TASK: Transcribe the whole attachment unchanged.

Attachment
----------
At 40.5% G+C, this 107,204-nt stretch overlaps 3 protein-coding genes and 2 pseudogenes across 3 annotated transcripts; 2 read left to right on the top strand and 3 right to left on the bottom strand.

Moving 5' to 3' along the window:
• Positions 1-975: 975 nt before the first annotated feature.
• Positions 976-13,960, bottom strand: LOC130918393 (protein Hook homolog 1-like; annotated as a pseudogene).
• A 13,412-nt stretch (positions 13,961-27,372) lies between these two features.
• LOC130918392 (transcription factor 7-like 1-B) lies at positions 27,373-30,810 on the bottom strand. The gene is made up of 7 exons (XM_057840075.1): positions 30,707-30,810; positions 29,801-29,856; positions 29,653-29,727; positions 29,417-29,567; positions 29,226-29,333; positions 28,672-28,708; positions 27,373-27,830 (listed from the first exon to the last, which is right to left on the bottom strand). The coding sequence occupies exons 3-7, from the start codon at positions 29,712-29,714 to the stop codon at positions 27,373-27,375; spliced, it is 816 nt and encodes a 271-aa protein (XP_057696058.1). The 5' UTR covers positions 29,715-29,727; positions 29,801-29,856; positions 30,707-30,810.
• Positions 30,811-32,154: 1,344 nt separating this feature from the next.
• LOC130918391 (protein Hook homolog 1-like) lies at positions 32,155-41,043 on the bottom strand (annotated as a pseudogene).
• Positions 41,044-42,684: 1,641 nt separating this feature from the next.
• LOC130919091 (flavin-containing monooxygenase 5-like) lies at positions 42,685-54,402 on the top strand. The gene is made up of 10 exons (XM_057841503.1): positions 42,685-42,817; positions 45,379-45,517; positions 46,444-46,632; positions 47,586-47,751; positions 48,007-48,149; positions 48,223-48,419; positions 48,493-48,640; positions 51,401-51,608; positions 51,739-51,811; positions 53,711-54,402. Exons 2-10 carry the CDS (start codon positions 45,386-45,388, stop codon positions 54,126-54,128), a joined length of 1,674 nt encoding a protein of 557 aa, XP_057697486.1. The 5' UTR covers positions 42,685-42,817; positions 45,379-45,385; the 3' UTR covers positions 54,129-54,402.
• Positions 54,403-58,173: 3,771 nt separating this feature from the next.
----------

At 40.5% G+C, this 107,204-nt stretch overlaps 3 protein-coding genes and 2 pseudogenes across 3 annotated transcripts; 2 read left to right on the top strand and 3 right to left on the bottom strand.

Moving 5' to 3' along the window:
• Positions 1-975: 975 nt before the first annotated feature.
• Positions 976-13,960, bottom strand: LOC130918393 (protein Hook homolog 1-like; annotated as a pseudogene).
• A 13,412-nt stretch (positions 13,961-27,372) lies between these two features.
• LOC130918392 (transcription factor 7-like 1-B) lies at positions 27,373-30,810 on the bottom strand. The gene is made up of 7 exons (XM_057840075.1): positions 30,707-30,810; positions 29,801-29,856; positions 29,653-29,727; positions 29,417-29,567; positions 29,226-29,333; positions 28,672-28,708; positions 27,373-27,830 (listed from the first exon to the last, which is right to left on the bottom strand). The coding sequence occupies exons 3-7, from the start codon at positions 29,712-29,714 to the stop codon at positions 27,373-27,375; spliced, it is 816 nt and encodes a 271-aa protein (XP_057696058.1). The 5' UTR covers positions 29,715-29,727; positions 29,801-29,856; positions 30,707-30,810.
• Positions 30,811-32,154: 1,344 nt separating this feature from the next.
• LOC130918391 (protein Hook homolog 1-like) lies at positions 32,155-41,043 on the bottom strand (annotated as a pseudogene).
• Positions 41,044-42,684: 1,641 nt separating this feature from the next.
• LOC130919091 (flavin-containing monooxygenase 5-like) lies at positions 42,685-54,402 on the top strand. The gene is made up of 10 exons (XM_057841503.1): positions 42,685-42,817; positions 45,379-45,517; positions 46,444-46,632; positions 47,586-47,751; positions 48,007-48,149; positions 48,223-48,419; positions 48,493-48,640; positions 51,401-51,608; positions 51,739-51,811; positions 53,711-54,402. Exons 2-10 carry the CDS (start codon positions 45,386-45,388, stop codon positions 54,126-54,128), a joined length of 1,674 nt encoding a protein of 557 aa, XP_057697486.1. The 5' UTR covers positions 42,685-42,817; positions 45,379-45,385; the 3' UTR covers positions 54,129-54,402.
• Positions 54,403-58,173: 3,771 nt separating this feature from the next.